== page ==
History Chasing Optimism: Afghanistan in Spring, 2005

Publication: Terrorism Focus Volume: 2 Issue: 9

In May 2005, former Taliban Foreign Minister Wakil Ahmed Muttawakil said the Taliban was a “spent force” and asked his former associates “to hold talks with the Afghan government. It will be good for our people.” [1] His statement augmented announcements that other Taliban leaders had been killed or given amnesty. Together they are the latest developments that suggest the West has reason for optimism about progress in Afghanistan. President Karzai’s election in October, 2004, set a positive tone which continued in April 2005 when candidate registration opened for the once-delayed parliamentary election, set for 18 September 2005. Kabul claims there is high interest in the election and that nearly 70 parties are registered. Most recently, Lt. General Karl Eikenberry, U.S. commander in Afghanistan, was upbeat about the “tremendous” improvements in the country since 2003, noting that, “So much has been accomplished, so much has to be done.” [2]

Optimism is key in any endeavor, and there is no burking the notable progress in Afghanistan. Still, Western observers often forget that Afghanistan is a 2,000-year-old nation and culture in which dominant historical themes — a strong preference for security over democracy, resentment of foreign influence, insularity, religious conservatism, tribal politics, etc.– remain vibrant across society. Juxtaposed with the above-noted optimism, two such themes merit examination to explain why Lt. General Eikenberry is correct in saying “so much has to be done.”

Security vs. Democracy

Criminal and insurgent violence is on the increase. The Afghan press has reported rising murder and larceny rates in urban areas; increased banditry along the Qandahar-Herat road; and unprecedented numbers of kidnappings of women and children, apparently by human smugglers. [3] In addition, narcotraffickers have taken the offensive against Kabul’s anti-drug forces; in late-April 05, three Afghan counter-narcotics officers were killed and 2 wounded by a roadside bomb in Konar Province. [4] Indeed, German Defense Minister Peter Stuck –the Bundeswehr is training Afghan anti-drug units — recently said the risk of country-wide violence was increasing because the anti-heroin campaign threatened the income of well-armed warlords.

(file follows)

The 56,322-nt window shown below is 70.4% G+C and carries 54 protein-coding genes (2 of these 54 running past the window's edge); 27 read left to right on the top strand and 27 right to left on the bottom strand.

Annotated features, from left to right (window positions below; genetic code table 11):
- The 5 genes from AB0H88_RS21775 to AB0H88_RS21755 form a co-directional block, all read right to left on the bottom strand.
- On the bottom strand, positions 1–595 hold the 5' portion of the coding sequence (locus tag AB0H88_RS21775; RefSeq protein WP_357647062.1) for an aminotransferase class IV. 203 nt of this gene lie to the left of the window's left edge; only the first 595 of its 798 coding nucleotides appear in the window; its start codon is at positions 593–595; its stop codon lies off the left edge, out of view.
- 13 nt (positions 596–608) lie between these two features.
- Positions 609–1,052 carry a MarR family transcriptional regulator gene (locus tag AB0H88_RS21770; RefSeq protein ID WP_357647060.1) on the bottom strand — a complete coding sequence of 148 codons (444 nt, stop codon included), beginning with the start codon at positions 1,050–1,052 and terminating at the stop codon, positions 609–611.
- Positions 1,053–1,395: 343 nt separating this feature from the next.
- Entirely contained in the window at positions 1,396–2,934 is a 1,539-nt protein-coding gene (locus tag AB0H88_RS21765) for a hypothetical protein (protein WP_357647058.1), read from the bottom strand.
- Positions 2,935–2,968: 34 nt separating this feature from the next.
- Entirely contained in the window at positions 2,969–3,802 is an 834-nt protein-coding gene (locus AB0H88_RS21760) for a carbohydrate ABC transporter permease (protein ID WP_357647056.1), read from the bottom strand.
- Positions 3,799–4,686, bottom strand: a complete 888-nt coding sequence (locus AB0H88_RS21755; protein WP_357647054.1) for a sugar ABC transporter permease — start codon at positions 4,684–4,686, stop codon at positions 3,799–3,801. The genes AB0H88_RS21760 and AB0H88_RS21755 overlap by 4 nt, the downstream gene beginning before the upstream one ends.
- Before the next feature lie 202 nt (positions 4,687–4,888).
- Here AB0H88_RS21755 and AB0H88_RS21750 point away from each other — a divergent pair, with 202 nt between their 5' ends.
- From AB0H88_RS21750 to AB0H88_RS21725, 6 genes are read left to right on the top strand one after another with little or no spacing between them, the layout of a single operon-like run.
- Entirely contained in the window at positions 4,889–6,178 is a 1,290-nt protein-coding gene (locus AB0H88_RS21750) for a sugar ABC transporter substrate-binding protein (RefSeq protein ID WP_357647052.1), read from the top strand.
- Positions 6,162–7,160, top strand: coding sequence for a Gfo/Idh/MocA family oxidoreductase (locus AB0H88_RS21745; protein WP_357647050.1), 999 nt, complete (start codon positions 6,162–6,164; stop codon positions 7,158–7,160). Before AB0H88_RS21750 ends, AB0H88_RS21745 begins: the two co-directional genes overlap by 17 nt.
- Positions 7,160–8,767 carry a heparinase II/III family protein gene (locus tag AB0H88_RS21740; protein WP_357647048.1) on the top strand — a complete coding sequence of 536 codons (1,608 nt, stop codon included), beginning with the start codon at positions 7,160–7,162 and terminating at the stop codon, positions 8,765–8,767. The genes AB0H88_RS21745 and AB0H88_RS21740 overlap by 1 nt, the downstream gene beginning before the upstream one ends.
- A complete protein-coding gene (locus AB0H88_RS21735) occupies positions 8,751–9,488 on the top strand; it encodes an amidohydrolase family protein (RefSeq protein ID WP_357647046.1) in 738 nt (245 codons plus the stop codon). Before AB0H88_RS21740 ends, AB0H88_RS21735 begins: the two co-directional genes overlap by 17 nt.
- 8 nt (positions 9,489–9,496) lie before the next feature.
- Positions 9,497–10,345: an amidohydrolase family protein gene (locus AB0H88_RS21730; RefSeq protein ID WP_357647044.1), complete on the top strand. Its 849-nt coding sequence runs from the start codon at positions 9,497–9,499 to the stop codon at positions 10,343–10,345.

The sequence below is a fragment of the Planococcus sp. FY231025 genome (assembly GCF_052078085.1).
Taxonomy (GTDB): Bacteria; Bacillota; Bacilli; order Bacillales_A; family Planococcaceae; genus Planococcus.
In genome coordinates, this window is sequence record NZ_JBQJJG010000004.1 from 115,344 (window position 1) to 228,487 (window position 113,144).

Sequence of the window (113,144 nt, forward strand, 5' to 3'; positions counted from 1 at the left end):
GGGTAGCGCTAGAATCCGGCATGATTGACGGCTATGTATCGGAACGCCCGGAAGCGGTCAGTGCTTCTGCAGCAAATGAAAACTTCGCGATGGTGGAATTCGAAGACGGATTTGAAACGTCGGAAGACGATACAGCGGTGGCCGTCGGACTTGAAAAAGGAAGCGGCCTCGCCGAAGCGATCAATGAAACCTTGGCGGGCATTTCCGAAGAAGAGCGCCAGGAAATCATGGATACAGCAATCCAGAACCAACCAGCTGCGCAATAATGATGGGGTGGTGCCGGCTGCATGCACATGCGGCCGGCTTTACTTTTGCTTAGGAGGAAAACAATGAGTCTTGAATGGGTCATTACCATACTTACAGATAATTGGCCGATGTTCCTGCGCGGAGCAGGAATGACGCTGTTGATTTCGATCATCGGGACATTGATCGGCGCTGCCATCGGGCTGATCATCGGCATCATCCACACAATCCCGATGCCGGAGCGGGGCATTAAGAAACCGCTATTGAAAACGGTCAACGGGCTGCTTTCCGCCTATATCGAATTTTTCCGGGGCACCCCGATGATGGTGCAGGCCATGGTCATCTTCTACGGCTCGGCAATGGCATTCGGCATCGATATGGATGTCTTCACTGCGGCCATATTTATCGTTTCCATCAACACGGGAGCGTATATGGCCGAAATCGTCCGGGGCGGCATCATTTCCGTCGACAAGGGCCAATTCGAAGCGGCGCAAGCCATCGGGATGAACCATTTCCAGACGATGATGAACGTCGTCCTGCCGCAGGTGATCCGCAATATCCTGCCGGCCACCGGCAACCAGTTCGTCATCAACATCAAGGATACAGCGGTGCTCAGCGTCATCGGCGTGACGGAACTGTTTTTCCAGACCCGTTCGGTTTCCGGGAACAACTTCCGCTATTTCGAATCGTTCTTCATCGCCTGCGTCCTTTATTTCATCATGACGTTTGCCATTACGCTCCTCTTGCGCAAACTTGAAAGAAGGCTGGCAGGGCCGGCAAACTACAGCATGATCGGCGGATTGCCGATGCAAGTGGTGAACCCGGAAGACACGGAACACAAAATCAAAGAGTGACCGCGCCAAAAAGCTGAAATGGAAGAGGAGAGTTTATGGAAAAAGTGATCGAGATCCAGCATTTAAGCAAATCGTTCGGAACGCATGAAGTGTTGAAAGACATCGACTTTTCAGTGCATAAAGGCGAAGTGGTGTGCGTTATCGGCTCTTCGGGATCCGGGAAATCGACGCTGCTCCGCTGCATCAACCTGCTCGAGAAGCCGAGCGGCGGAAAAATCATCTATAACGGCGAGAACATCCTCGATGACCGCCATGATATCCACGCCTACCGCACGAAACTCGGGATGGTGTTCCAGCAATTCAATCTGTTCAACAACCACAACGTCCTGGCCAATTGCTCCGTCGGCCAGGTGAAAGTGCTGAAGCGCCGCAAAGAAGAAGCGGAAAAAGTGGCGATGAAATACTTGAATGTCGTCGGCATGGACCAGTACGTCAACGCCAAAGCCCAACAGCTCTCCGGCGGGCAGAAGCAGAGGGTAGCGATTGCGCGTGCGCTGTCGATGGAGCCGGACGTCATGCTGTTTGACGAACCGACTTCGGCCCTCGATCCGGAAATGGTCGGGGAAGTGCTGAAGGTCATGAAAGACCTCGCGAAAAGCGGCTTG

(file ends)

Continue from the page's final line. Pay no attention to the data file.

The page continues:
Attacks by Afghan and Arab insurgents are also up. This spring, several U.S. and European soldiers were killed or wounded by remotely detonated mines near Kabul and in the southern provinces of Oruzgan, Qandahar, and Helmand; the Taliban has assassinated Pashtun tribesman in Paktika Province and Waziristan for working with the U.S. and Pakistan [5]; and truck convoys supplying U.S. military units were ambushed in Nangarhar Province, southern Qandahar province, and at the U.S. airbase in Qandahar City. In addition, according to reports in Afghan Islamic Press on 27 and 29 April, 2005, Taliban guerillas are reportedly holding the Daichupan and Argandab districts of Zabol Province despite repeated efforts to dislodge them.

These criminal and insurgent attacks — the latter reminiscent of the low-level anti-Soviet insurgency — fuel the Afghans’ perception that their country is nearing the lawlessness that prevailed before the Taliban took power. “We can confidently state,” the independent Kabul daily Arman-e Melli wrote on April 27, 2005, “that the Taliban government was better than the present one because it enforced the orders of the Qur’an and created a peaceful atmosphere for the Afghan people.” From the far side of the country, the Herat News Center added that the current grim situation exists because “there is no law and mafia gangs can take advantage of this lawlessness.” Even the state-run paper Mojahed claimed the rising “rate of crime challenges the [Karzai] government more and more.”

The remedy for crime offered by much of the Afghan media — implementing Shari’ah law — reaffirms the traditional Afghan preference for security over democracy. “The only way to eliminate this harmful disaster,” the Herat News Center said on 28 April, “is to enforce Islamic law and that is what the public is demanding.” Those hearing Muttawakil’s claim that the Taliban is a “spent force” and unpopular, might consider the following. The April 25 edition of Arman-e Melli explained,